You can avoid the added maintenance time and safety issues by choosing LiBs, which never need to be watered and remain permanently sealed so no dangerous liquid or gases can escape. In addition, the loss of electrolytes in acid spillovers weakens the battery further, forcing the need to charge even more often.
When you consider how much down-time you save by not watering and maintaining the battery, plus preventing exposure to various injuries, and because of the gained production throughput of multiple shift operations, LiBs begin to look like a smart investment.
Most important is the need to compare the initial high price of a LiB versus a lead acid battery and then show the overall cost of ownership over the long length of time one LiB can last (usually as much as 8-10 years).
That means you would need to purchase two lead acid batteries to match at the same time, doubling the cost of a lead acid solution. Add to this all the production gains due to more forklifts in operation rather than charging, swapping and maintenance.
Another factor is opportunity charging and its efficiency of each battery type. According to Green Cubes’ Robin Schneider, lead acid opportunity charging has 80% cost efficiency when compared to LIBs hitting 98%. This saves tremendously on utility expenses.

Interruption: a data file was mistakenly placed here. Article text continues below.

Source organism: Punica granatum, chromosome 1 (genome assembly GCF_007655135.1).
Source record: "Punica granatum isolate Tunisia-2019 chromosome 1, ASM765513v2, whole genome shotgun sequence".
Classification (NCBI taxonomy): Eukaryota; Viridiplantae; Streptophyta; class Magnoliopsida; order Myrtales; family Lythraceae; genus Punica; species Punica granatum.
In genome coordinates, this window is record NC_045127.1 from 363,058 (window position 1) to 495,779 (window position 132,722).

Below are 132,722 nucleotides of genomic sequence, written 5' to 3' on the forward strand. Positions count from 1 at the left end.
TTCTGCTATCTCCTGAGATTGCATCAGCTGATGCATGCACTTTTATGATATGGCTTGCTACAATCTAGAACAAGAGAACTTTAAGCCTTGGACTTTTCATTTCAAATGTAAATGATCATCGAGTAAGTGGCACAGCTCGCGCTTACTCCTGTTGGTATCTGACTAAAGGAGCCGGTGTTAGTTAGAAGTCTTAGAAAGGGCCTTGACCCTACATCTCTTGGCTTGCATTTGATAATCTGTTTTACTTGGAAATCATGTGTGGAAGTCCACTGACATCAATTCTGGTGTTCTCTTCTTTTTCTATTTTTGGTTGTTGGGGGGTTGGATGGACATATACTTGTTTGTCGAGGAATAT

Yes, a typical LiB could be as much as three times the price of lead acid but when you add all these factors, plus being so much safer, it is no wonder why we are seeing a greater trend toward LiBs in the material handling industries.
- Global Trade: Forklift Battery market to Tap USD $44.7B by 2032…………….by Fact.MR
- Cision PR Newswire: Forklift Battery Market Size to Grow by USD 2.28 Billion | Increasing Demand for Electric Forklifts
- com: Battery Acid Burns and How to Treat Them
- Scientific American: Recycled Lithium-Ion Batteries Can Perform Better Than New Ones………..by Jordan Wilkerson
- Cummins Newsroom: Spot the Difference: Lithium-Ion versus Lead Acid Battery Electric Technology
- Green Cubes – Webinar with Robin Schneider on MHI.org on Lithium-Ion Advantages